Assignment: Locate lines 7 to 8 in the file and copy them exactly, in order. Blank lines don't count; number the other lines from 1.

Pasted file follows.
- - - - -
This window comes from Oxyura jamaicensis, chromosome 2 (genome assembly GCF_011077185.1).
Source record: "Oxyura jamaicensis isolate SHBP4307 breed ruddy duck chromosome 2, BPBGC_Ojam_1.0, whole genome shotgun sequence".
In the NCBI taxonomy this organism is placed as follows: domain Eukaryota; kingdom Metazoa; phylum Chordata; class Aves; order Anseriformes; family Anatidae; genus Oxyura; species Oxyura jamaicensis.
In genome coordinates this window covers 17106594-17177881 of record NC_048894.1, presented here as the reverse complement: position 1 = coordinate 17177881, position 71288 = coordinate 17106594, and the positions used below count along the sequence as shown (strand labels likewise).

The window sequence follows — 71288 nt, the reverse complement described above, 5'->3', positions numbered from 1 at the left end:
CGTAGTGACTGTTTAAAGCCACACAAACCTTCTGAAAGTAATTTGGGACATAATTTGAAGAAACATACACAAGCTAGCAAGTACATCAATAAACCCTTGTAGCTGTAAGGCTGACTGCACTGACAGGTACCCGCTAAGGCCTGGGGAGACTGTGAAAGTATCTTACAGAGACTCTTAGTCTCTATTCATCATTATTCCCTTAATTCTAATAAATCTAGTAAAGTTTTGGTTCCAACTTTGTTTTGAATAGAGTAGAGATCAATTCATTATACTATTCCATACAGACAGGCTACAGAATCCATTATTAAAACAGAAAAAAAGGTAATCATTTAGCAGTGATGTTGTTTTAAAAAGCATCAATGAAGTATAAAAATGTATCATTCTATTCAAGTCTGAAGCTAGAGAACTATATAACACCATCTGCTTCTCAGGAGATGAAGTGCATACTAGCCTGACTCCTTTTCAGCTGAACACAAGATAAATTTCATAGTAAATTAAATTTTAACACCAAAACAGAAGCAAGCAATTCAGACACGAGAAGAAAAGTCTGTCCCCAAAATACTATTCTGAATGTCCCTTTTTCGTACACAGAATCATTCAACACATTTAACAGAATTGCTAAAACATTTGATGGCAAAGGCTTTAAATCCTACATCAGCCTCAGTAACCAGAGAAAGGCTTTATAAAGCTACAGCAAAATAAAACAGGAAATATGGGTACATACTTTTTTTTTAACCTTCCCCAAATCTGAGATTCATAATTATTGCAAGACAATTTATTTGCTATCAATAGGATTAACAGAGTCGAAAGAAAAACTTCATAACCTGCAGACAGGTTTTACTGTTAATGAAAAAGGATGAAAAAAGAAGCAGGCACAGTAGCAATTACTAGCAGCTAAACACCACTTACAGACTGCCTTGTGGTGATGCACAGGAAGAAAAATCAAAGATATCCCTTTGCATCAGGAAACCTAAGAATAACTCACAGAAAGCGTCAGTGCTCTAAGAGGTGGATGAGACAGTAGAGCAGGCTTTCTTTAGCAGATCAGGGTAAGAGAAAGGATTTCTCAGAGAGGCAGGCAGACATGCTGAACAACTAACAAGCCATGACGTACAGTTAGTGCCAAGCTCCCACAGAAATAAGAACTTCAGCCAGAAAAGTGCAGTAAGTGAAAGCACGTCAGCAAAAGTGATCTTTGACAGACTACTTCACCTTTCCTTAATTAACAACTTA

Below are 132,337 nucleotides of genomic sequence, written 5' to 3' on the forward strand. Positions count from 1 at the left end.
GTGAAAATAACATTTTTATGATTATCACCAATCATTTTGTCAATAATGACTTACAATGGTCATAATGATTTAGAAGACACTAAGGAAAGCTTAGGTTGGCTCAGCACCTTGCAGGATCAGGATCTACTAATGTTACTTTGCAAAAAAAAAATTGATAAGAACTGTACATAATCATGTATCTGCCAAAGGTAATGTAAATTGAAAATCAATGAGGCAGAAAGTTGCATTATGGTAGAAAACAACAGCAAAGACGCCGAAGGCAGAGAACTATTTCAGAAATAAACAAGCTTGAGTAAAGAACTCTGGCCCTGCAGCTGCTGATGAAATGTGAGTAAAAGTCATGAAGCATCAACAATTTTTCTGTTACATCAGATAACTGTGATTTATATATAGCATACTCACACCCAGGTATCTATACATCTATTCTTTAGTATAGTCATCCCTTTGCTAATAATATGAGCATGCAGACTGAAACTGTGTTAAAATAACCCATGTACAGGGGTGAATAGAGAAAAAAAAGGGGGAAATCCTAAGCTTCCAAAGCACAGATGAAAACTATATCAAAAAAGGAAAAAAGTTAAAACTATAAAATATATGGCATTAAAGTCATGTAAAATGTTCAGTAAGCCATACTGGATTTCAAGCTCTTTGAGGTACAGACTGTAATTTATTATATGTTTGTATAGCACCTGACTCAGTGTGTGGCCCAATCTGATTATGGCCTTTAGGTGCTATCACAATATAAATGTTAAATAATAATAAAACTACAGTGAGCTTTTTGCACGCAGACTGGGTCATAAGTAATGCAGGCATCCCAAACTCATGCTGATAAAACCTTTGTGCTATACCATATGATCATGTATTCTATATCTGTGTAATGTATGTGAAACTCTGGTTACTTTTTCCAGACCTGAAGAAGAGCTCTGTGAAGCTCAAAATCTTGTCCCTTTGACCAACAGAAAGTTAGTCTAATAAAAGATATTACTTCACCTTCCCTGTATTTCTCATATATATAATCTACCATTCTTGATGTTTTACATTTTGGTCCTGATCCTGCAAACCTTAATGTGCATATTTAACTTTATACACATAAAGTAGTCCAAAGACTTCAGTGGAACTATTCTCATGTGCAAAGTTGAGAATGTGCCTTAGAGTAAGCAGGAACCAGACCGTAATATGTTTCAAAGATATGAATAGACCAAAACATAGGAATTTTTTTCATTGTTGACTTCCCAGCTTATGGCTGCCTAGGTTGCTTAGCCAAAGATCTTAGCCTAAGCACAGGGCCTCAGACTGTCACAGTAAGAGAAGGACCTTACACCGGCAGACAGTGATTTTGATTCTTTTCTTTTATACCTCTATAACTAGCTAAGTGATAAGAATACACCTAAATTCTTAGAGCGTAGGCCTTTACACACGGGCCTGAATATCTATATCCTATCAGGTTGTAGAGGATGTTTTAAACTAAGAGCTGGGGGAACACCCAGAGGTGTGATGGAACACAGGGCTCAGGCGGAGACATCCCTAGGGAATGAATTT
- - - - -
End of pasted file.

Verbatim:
Below are 132,337 nucleotides of genomic sequence, written 5' to 3' on the forward strand. Positions count from 1 at the left end.
GTGAAAATAACATTTTTATGATTATCACCAATCATTTTGTCAATAATGACTTACAATGGTCATAATGATTTAGAAGACACTAAGGAAAGCTTAGGTTGGCTCAGCACCTTGCAGGATCAGGATCTACTAATGTTACTTTGCAAAAAAAAAATTGATAAGAACTGTACATAATCATGTATCTGCCAAAGGTAATGTAAATTGAAAATCAATGAGGCAGAAAGTTGCATTATGGTAGAAAACAACAGCAAAGACGCCGAAGGCAGAGAACTATTTCAGAAATAAACAAGCTTGAGTAAAGAACTCTGGCCCTGCAGCTGCTGATGAAATGTGAGTAAAAGTCATGAAGCATCAACAATTTTTCTGTTACATCAGATAACTGTGATTTATATATAGCATACTCACACCCAGGTATCTATACATCTATTCTTTAGTATAGTCATCCCTTTGCTAATAATATGAGCATGCAGACTGAAACTGTGTTAAAATAACCCATGTACAGGGGTGAATAGAGAAAAAAAAGGGGGAAATCCTAAGCTTCCAAAGCACAGATGAAAACTATATCAAAAAAGGAAAAAAGTTAAAACTATAAAATATATGGCATTAAAGTCATGTAAAATGTTCAGTAAGCCATACTGGATTTCAAGCTCTTTGAGGTACAGACTGTAATTTATTATATGTTTGTATAGCACCTGACTCAGTGTGTGGCCCAATCTGATTATGGCCTTTAGGTGCTATCACAATATAAATGTTAAATAATAATAAAACTACAGTGAGCTTTTTGCACGCAGACTGGGTCATAAGTAATGCAGGCATCCCAAACTCATGCTGATAAAACCTTTGTGCTATACCATATGATCATGTATTCTATATCTGTGTAATGTATGTGAAACTCTGGTTACTTTTTCCAGACCTGAAGAAGAGCTCTGTGAAGCTCAAAATCTTGTCCCTTTGACCAACAGAAAGTTAGTCTAATAAAAGATATTACTTCACCTTCCCTGTATTTCTCATATATATAATCTACCATTCTTGATGTTTTACATTTTGGTCCTGATCCTGCAAACCTTAATGTGCATATTTAACTTTATACACATAAAGTAGTCCAAAGACTTCAGTGGAACTATTCTCATGTGCAAAGTTGAGAATGTGCCTTAGAGTAAGCAGGAACCAGACCGTAATATGTTTCAAAGATATGAATAGACCAAAACATAGGAATTTTTTTCATTGTTGACTTCCCAGCTTATGGCTGCCTAGGTTGCTTAGCCAAAGATCTTAGCCTAAGCACAGGGCCTCAGACTGTCACAGTAAGAGAAGGACCTTACACCGGCAGACAGTGATTTTGATTCTTTTCTTTTATACCTCTATAACTAGCTAAGTGATAAGAATACACCTAAATTCTTAGAGCGTAGGCCTTTACACACGGGCCTGAATATCTATATCCTATCAGGTTGTAGAGGATGTTTTAAACTAAGAGCTGGGGGAACACCCAGAGGTGTGATGGAACACAGGGCTCAGGCGGAGACATCCCTAGGGAATGAATTT